Closing Costs

Real Estate Closing Costs

Your mortgage isn’t the only expense when buying a home. There are also closing costs that could include appraisal fees, lawyer’s fees, insurance and more. On average your combined closing costs represent between 1% and 3% of the purchase price. These will vary by province and city, and are often linked to the price of the home. Your mortgage broker, lawyer, or real estate agent can help you estimate them.

Land Survey Fee or Title Insurance

The lender usually requires a recent survey of the property or title insurance. In Canada, title fraud has become a major problem. Title Insurance is the only way to protect you and your property from this risk. The insurance costs approximately $165 to $225 and is a one-time payment.

Fire Insurance

Mortgage lenders want you to protect your home and their mortgage collateral against fire and weather related damage so it’s necessary to purchase fire insurance. This can cost up to $800 annually.

Appraisal Fee

The cost for an appraisal to determine the value of the property can range from $100 to $500 depending on the type of appraisal required and location of the property. Your mortgage lender may require an appraisal to determine whether the selling price is reasonable for that market. If your mortgage is high ratio, insured by CMHC or Genworth, they will pay this fee for you.

Home Inspection Fee

This covers the cost of a professional inspection of your home. It is recommended before finalizing an offer to purchase because it may reveal areas where repairs are required. A home inspection can cost $150 to $500.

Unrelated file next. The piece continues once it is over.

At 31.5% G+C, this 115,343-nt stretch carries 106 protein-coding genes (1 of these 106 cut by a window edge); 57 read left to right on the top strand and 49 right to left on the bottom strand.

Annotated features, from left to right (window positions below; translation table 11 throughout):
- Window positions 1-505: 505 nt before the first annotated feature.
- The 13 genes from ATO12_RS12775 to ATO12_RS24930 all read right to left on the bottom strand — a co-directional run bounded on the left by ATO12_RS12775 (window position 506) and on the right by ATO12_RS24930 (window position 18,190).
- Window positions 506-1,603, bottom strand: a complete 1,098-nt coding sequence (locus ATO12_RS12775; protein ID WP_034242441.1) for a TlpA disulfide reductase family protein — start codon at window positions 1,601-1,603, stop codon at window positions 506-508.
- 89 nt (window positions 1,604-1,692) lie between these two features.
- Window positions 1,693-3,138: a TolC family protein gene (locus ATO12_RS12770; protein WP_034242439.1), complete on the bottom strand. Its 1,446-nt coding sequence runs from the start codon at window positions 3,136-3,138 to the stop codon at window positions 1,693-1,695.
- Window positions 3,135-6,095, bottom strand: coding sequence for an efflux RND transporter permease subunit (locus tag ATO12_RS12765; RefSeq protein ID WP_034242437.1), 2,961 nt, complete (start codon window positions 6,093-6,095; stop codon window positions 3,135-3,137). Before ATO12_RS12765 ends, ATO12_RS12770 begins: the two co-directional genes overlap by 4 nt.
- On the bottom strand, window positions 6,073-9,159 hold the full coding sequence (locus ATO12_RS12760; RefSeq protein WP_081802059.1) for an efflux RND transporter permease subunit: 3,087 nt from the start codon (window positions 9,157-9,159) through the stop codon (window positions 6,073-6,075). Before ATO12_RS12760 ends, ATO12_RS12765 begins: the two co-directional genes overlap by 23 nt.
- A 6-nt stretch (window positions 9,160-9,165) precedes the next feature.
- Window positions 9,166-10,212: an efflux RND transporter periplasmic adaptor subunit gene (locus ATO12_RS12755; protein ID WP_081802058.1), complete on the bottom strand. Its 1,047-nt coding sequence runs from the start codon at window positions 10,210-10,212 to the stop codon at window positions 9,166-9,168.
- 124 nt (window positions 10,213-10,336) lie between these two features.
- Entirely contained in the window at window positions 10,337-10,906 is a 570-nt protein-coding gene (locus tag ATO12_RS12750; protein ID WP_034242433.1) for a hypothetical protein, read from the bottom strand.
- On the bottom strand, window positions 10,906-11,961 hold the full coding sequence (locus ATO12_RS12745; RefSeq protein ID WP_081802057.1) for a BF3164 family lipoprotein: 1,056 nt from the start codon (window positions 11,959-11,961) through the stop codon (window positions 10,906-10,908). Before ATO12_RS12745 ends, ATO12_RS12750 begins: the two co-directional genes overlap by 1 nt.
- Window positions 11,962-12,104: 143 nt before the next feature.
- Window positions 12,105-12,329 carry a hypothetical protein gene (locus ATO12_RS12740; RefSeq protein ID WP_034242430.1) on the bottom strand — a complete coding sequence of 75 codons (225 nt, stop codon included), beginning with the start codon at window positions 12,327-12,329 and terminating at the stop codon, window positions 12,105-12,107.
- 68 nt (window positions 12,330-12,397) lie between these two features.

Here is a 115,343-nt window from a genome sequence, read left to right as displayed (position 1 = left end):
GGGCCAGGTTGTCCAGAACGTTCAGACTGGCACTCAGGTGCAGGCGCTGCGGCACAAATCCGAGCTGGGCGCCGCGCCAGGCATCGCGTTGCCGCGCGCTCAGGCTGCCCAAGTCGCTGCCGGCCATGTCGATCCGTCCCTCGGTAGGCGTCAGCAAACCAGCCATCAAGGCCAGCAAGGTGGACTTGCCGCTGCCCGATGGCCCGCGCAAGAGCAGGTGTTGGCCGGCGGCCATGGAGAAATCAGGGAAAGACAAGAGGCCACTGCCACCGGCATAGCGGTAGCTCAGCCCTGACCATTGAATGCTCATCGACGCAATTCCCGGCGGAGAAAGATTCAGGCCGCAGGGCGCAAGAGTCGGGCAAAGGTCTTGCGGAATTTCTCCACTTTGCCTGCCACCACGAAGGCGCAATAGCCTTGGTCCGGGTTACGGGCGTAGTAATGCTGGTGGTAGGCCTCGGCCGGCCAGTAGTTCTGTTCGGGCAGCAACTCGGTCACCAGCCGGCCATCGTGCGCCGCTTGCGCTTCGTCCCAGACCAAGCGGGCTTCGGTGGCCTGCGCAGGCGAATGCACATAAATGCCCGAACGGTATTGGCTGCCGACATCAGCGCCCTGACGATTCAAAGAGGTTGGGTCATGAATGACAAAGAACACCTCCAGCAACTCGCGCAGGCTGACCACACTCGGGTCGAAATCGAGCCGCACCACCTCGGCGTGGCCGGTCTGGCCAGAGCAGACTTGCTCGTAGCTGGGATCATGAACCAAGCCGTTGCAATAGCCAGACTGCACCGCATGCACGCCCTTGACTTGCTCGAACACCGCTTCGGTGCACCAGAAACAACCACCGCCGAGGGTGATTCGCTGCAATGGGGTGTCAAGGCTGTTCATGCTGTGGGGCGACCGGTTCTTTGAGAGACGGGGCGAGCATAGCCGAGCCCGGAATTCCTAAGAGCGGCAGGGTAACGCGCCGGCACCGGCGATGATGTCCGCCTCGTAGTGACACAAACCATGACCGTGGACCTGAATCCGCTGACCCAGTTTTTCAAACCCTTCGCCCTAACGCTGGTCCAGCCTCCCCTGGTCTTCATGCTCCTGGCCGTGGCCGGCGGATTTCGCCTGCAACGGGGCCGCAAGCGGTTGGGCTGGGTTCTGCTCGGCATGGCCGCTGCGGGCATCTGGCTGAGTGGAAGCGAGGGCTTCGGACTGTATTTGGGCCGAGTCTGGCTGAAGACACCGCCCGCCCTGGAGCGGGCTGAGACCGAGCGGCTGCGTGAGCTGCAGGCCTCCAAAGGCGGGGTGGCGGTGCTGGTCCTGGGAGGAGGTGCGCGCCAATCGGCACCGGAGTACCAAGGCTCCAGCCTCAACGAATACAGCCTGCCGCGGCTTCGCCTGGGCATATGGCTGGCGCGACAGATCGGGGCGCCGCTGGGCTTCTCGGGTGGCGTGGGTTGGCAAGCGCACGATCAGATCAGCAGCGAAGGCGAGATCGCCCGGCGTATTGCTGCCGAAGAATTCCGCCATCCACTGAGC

Legal Fees

Legal fees include fees for the professional services provided by your lawyer or notary, costs involved in conducting a title search, drafting the title deed and preparing the mortgage, as well as registration fees and other disbursements. Legal fees typically start at $400 and go up from there.

Closing Adjustments

The seller may have prepaid some bills before the closing date, which you will have to cover. All taxes, utility bills, and other charges incurred after the closing date become your responsibility. These costs can vary.

Land Transfer Tax

This tax is applicable in most provinces and is usually a percentage of the purchase price from 0.5% to 3.0%. Not applicable in Alberta or Saskatchewan. GST – You pay GST only on the purchase price of a newly constructed home.

Estoppel Certificate

This is only required if you are purchasing a condo. It outlines a condominium corporation’s financial and legal state of affairs. Approximate cost $100.

Tax Adjustment

The taxes on property will be adjusted as of the possession date, so they are shared between the buyer and the seller. If the seller has already paid them with a closing after June 30th as buyer, you must come up with your share in one lump sum. This can add an extra $1000 to $2000 to the cost of your purchase.

Tax Pre-Payment

You are buying your home prior to June 30th and so the taxes aren’t paid. You get a nice tax adjustment, but your mortgage company wants you to pay the entire year up front. You can plan on an extra few thousand, depending on your annual taxes. Better yet, ask your realtor or mortgage broker if the lender follows this practice.

New Title Registration

Information Services Corporation charges .3% of the value of the property as the cost of registration for your new property. Cost depends on the value of property. For a $150,000 property, it will be $450. ISC will also charge you for title applications ($35 per title) and title searches ($10 per title) and tile prints ($15 per title).

New Mortgage Registration

ISC charges $150 for the registration of a mortgage.